Off to the airport.  Early.  It’s better that way.  You never know how long security is going to take as we undress all the layers, shoes and computers and put it all back together again.  I once left my computer.  That only has to happen once to know I’ll never ever do that again.  People stare at that poor woman with all those children.  It makes me laugh every time.  We take over an entire row at the gate where five year old dumps out army guys all over the floor – passengers literally have to step over him to get by.  We eat copious amounts of deli sandwiches, chips, cereal bars, whatever.  I get to read trashy magazines and write and there’s still two hours to go!  Up Up and Away…

About Jennifer

Jennifer is from Beverly Hills and has lived between London and LA since 1994. She's been a writer for over 20 years in the world of film, tv, travel and magazines and has been a class rep eight times and counting... She has just completed her first novel, Venerdi.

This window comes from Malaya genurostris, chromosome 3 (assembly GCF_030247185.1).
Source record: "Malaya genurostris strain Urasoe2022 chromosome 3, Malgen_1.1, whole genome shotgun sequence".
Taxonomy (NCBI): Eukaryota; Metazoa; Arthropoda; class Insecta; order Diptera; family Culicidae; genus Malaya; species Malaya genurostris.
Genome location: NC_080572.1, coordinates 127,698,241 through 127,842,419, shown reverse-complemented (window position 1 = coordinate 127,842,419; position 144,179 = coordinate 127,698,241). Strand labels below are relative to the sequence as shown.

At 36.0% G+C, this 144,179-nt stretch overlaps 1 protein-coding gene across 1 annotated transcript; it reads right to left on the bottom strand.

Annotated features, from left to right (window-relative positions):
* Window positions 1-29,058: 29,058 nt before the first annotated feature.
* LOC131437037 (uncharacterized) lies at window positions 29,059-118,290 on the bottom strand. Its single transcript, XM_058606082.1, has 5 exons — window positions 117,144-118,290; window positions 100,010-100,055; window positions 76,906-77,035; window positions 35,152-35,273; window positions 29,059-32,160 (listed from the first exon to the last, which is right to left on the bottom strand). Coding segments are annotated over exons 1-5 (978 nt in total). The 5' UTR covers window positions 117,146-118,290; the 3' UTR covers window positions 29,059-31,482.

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25 Responses to Leaving On A Jet Plane

  1. Heather Jones says:

    Up up and away…i say it every time! Hope this trip is filled with fancy days and even more fabulous evenings with friends and family!!!! Love you…soak it up! Cuz it hasn’t stopped pouring since you left!!!! Those hikes will be here upon return!!! Happy Happy Holidays!